By now, most of us realize that texting and driving do not mix. Yet, drivers who are distracted by various tech-toys remain a constant source of danger for commuters and pedestrians alike.

In September, four people were killed and 24 injured when a New York bus driver crashed into a railroad overpass. The driver later admitted that he was distracted by his personal GPS device. This is just one tragic example of the distracted driving accidents that plague our states’ roads.

According to the National Highway Traffic Safety Administration, nearly 6,000 people died in 2008 crashes involving a distracted driver, and over half a million were injured. While lawmakers and police are working to lower these numbers, distracted driving remains a serious concern for anyone on the road.

The Scope of Distracted Driving

Distractions while driving can come from many sources, not all of them related to technology. The following behaviors are just a few of the activities that fall within the scope of distracted driving:

  • Using a cell phone (to talk or text)
  • Eating or drinking
  • Talking to passengers
  • Grooming
  • Reading (including maps)
  • Using a navigation system (GPS)
  • Watching a video
  • Adjusting an audio system.

Cell Phones and Technology Use are Especially Dangerous

There is special concern over tech-related distracted driving. The Insurance Institute for Highway Safety found that drivers who use hand-held devices are four times as likely to get into crashes serious enough to result in injury. One reason texting and related activity is so dangerous is that it involves all three main types of distraction:

  • Visual (looking away from the road)
  • Manual (removing your hands from the wheel)
  • Cognitive (taking your mind off what you are doing).

A study from the University of Utah even found that any kind of cell phone use while driving, including hands-free, delays a driver’s reactions as much as having a blood-alcohol concentration at the legal limit of .08 percent.

The Big Apple’s Big Problem

In New York City, a recent study by NYC transportation planners looked at more 7,000 car accidents in the city between 2002 and 2006, and the study’s authors noted that since that time, “electronic distracted driving has become more pressing as cell phones, computers and other portable devices further distract the driver.” The results were startling: the most common reason listed for a crash was driver inattention, which was a factor in 36 percent of accidents in which a pedestrian was killed or seriously injured. Furthermore, distracted driving accidents were found to be more than twice as deadly as those resulting from other causes.

Does NYC Have a Solution?

Lawmakers have been attuned to the unique problems posed by tech-related distracted driving for some time. The New York Distracted Driving, Talking and Texting law was first passed in December of 2001, and received updates in 2009.

The law levies fines against any driver who uses a portable electronic device while driving. The 2009 update banned hand-held mobile telephone use as well (although drivers are still legally allowed to use a hands-free phone). Police enforce the law rigorously: in 2009, the NYPD issued an average of 617 summonses a day to drivers using hand-held cell phones, and specially planned crackdowns net even more citations. On July 22, 2009, police handed out more than 6,000 tickets during one such initiative.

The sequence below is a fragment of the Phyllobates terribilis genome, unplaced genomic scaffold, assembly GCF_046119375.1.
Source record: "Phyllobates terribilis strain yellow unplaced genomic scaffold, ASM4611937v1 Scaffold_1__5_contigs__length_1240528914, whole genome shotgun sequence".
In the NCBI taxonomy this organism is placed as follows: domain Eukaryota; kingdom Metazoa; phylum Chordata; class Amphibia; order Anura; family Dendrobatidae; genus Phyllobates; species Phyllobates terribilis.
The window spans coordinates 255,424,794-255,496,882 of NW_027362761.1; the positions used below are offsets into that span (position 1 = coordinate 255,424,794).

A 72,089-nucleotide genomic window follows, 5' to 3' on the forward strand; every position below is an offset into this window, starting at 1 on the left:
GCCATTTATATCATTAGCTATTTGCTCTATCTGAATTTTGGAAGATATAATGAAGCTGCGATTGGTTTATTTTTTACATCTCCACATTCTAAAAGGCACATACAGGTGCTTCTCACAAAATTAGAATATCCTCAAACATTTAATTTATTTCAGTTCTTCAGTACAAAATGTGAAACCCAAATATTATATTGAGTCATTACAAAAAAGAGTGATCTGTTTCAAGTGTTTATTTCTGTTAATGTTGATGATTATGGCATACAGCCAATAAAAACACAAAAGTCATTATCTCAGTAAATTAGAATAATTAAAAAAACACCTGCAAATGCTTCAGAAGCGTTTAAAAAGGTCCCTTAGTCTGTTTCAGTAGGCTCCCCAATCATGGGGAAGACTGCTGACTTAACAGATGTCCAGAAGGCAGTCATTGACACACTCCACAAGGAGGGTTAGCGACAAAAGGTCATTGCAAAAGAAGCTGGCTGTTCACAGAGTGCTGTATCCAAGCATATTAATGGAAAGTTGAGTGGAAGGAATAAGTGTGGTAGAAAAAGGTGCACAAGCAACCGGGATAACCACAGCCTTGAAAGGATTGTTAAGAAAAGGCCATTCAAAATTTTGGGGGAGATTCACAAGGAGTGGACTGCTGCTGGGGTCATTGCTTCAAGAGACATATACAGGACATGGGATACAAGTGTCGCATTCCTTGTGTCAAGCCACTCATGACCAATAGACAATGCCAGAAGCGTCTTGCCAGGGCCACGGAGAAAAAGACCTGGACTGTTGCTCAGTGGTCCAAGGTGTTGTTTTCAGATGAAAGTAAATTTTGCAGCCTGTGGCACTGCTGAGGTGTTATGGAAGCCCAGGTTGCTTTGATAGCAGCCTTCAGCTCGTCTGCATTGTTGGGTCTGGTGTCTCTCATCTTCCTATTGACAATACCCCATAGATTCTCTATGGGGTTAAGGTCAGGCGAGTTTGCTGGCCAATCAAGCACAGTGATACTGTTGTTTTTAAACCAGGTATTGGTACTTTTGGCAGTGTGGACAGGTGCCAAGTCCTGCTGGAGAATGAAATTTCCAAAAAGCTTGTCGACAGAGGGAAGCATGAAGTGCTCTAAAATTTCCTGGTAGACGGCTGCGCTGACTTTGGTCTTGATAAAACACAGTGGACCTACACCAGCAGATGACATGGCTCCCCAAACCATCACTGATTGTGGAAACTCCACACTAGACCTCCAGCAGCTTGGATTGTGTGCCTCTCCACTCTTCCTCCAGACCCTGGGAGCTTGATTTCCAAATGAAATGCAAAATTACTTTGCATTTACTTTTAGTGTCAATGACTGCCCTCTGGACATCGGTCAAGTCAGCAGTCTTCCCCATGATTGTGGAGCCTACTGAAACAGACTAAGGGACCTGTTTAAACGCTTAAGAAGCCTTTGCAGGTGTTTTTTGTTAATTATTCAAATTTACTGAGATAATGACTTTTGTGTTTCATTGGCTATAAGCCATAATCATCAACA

It appears these efforts are helping: while inattentive driving remains a significant problem, distracted driving fatalities have declined markedly in the last two years.

Victims of Distracted Driving

If you or someone you know has been injured by a distracted driver, it is important to remember that even if distracting behavior behind the wheel is not illegal, those who drive distracted in any capacityare legally responsible for harm caused to victims.

Distracted drivers can be held liable for medical expenses, property damage, wages lost due to injury, and pain and suffering. For fatal crashes, compensation can include all the extensive economic costs associated with the death and damages for loss of income.

If you or someone you love has been injured by a distracted driver, it is critical to contact an experienced New York personal injury attorney. A knowledgeable lawyer can not only assure that you receive the full amount of monetary compensation you deserve, but can help you make the roads safer for everyone by sending a strong message against distracted driving.

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Dangers Posed to Cyclist in NYC Does not Justify Riding on Sidewalk

Areas surrounding New York City are some of the deadliest in the nation when it comes to cyclist safety. For example, Long Island alone has had at least 64 cyclist deaths since 2005.

According to Newsday, Long Island’s bicycle crash death rate greatly exceeds that of nearby New Jersey, Connecticut and even New York City. Suffolk County is especially treacherous, with 43 deaths since 2005 and an average of 4.6 cyclists’ deaths per million people – which is more than double the average of New York State. By comparison, the average death rate for bicycle accidents in New York City is 0.4 per million people.

Three-Foot Rule

Fatal bicycle accidents can be attributed to a variety of factors, such as drunken and inattentive drivers or cyclists who fail to adhere to traffic laws. One of the most common causes of bicycle accidents is that drivers simply do not see bicycles until it is too late to avoid the accident.